ROME – When the Vatican’s megatrial for financial crimes begins next week, one of the star figures will be Italian Cardinal Angelo Becciu, a former power-player in the Holy See’s Secretariat of State who is the first cardinal to be indicted by the small city-state.
Set to open Oct. 5 after being postponed during an initial hearing over the summer, the trial involves a list of 10 people facing a variety of charges ranging from abuse of office to embezzlement, fraud, and corruption, among other things.
Indictments against the 10 individuals involved are associated with a shoddy real estate deal brokered between the Vatican’s Secretariat of State during Becciu’s tenure there, and several shady Italian businessmen.
In total, the Vatican lost roughly 150 million pounds ($201,618,000) on the investment, mostly in burdensome mortgage and generous fees to its business brokers.
Becciu himself, a once-powerful figure in the Vatican who fell from grace last year, faces charges of embezzlement, abuse of office, and subornation, meaning inducing another to commit perjury.
Born in 1948 in Pattada, Sassari, on the Italian island of Sardinia, Becciu was ordained a priest in August 1972, and served in a parish in Ozieri.
Shortly after he was enrolled in the Pontifical Ecclesiastical Academy, the Vatican’s elite training school for diplomats, where he earned a degree in canon law.
After completing his studies, Becciu entered the Vatican’s diplomatic service in 1984, working at the Holy See missions in the Central African Republic, Sudan, New Zealand, Liberia, Great Britain, France, and the United States.
In October 2001, Pope John Paul II named Becciu apostolic nuncio to Angola, giving him the title of archbishop. In November of that year, Becciu was also appointed nuncio to São Tomé and Principe.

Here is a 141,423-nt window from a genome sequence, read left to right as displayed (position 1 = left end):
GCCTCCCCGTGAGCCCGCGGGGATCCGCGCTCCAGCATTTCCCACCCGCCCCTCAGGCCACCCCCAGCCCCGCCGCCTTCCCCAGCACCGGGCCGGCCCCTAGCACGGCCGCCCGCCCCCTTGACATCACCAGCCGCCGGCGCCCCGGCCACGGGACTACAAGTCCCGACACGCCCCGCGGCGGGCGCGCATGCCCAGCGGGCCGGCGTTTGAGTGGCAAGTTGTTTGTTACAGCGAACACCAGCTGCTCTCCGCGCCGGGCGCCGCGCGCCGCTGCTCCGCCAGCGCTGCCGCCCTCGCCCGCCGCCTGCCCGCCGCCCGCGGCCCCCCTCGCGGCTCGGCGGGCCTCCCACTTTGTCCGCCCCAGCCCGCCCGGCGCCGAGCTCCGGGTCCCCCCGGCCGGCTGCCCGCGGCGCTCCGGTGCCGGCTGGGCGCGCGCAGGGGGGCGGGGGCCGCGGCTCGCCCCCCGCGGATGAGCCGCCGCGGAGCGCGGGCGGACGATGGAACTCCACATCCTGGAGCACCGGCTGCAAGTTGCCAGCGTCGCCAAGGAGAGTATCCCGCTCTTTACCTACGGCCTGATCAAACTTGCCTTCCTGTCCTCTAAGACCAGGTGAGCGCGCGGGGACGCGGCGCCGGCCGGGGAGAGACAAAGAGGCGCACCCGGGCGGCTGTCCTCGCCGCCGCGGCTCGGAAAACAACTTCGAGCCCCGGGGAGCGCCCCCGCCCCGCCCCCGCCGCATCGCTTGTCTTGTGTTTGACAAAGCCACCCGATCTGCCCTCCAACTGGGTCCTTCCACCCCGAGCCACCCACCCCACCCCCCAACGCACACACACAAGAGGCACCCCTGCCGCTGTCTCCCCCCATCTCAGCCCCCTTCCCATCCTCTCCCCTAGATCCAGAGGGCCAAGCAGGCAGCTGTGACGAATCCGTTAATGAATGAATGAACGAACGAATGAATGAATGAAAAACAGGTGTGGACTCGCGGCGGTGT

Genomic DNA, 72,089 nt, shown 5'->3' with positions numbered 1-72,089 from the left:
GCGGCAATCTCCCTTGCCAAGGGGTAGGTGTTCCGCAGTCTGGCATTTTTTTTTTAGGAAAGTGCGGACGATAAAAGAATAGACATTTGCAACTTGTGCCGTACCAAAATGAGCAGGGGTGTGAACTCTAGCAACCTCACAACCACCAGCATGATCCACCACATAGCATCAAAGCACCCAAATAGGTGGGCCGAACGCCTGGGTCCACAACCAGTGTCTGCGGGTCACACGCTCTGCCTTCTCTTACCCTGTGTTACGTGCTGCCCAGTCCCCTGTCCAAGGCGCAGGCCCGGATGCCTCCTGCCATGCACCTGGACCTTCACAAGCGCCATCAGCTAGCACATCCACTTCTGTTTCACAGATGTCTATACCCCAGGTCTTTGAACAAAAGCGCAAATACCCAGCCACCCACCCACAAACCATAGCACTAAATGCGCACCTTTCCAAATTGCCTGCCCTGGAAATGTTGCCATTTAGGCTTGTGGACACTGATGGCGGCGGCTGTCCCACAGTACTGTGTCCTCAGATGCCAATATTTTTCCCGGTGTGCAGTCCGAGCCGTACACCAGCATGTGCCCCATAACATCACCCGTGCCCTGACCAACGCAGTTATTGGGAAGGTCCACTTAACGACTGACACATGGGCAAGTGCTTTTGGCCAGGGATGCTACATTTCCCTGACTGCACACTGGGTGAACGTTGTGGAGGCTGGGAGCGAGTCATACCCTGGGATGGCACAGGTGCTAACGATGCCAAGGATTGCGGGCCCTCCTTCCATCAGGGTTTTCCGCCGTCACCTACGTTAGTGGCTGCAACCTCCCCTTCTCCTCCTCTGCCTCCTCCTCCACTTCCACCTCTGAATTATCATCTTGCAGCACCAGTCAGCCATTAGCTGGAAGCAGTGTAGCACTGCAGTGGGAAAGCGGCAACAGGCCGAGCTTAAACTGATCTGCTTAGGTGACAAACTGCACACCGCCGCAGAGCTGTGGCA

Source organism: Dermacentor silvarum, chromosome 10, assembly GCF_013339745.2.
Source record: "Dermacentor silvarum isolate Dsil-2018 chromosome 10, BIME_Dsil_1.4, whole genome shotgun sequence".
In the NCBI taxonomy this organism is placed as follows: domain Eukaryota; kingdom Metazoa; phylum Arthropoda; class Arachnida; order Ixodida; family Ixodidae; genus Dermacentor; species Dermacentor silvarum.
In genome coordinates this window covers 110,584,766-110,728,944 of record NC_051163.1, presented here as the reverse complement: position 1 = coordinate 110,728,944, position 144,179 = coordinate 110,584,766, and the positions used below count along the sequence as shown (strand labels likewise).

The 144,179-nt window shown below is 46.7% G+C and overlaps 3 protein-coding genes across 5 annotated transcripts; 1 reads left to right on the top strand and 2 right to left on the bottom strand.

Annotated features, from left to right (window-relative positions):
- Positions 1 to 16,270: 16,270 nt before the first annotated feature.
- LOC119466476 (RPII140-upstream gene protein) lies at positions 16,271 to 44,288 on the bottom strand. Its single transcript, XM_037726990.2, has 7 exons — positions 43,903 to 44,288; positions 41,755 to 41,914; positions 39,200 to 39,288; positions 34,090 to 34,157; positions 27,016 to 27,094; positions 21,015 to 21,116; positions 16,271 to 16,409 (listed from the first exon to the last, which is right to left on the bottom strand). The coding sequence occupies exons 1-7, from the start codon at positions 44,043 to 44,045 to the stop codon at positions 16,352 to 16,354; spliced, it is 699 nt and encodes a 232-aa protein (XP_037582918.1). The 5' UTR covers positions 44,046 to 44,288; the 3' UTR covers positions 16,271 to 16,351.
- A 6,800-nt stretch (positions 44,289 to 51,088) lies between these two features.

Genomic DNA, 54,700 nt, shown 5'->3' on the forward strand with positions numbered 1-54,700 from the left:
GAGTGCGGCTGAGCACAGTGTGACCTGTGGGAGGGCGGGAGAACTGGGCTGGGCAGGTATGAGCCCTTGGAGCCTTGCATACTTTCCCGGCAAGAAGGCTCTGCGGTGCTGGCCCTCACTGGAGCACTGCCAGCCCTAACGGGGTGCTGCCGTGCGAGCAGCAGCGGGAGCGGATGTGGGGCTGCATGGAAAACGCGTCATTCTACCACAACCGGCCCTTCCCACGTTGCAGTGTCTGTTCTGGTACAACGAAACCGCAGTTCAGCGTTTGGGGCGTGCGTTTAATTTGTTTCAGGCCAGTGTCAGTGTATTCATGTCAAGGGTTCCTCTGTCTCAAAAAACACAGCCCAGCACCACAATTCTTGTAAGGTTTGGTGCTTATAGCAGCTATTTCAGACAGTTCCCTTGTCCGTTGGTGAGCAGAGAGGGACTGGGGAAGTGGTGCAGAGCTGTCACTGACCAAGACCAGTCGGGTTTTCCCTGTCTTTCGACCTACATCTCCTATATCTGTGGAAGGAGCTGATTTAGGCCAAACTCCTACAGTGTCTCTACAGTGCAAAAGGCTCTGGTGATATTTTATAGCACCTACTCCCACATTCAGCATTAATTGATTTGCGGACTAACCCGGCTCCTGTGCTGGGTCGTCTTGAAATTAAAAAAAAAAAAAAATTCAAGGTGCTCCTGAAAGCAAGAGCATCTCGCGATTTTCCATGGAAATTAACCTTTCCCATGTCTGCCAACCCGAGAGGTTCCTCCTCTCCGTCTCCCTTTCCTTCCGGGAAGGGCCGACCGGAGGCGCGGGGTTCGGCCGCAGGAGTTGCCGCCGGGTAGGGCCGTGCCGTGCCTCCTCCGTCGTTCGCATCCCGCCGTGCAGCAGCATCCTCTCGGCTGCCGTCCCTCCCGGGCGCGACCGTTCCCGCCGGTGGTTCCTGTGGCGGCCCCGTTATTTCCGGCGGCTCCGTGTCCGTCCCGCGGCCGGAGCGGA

He was ordained an archbishop in December 2001 by Cardinal Angelo Sodano, who served as Secretary of State to Pope John Paul II.
In July 2009 Pope Benedict XVI named Becciu apostolic nuncio to Cuba, and in 2011, he was appointed to the role of Substitute for General Affairs in the Secretariat of State, referred to as the sostituto and which is a position comparable to the U.S. president’s chief of staff.
It was considered a surprise move at the time given Becciu’s lack of experience working in the Roman Curia, but he stayed for almost a decade and earned a reputation as a tough, effective wielder of power.
Becciu stayed in his role as sostituto from 2011-2018, meaning from the end of Benedict XVI’s papacy and for several years after Pope Francis’s election.
During his time serving in that capacity, several scandals erupted involving the Secretariat of State in which, given his position, Becciu’s name came up in one way or another.
Among the most notorious incidents were the 2012 “Vatileaks” scandal, in which Benedict XVI’s butler stole private letters and leaked them to the press, and a later similar incident in 2015-2016 dubbed “Vatileaks 2.0,” which culminated in a Vatican trial in which four people were charged for leaking confidential Vatican financial documents to the press.
Becciu was also involved with the decision to provide massive loans from the Vatican’s investment bank, the Administration of the Patrimony of the Apostolic See (APSA), to bail out the failing Istituto Dermopatico dell’Immacolata (IDI) dermatological hospital in Rome, whose owners ran up huge debts while embezzling millions, bringing the institute to the point of bankruptcy.
Officials within the Secretariat of State, in order to keep the loan off APSA’s books, requested a $25 million grant from the Papal Foundation, an American charitable organization which supports the works of the pope. While that grant was approved, subsequent questions about the murky details of the grant caused significant pushback and controversy.
While Vatican Secretary of State Italian Cardinal Pietro Parolin said he organized both the loan and the grant, Becciu’s fingerprints were also on the deal, which ended up placing strain on the relationship between the Vatican and the Papal Foundation.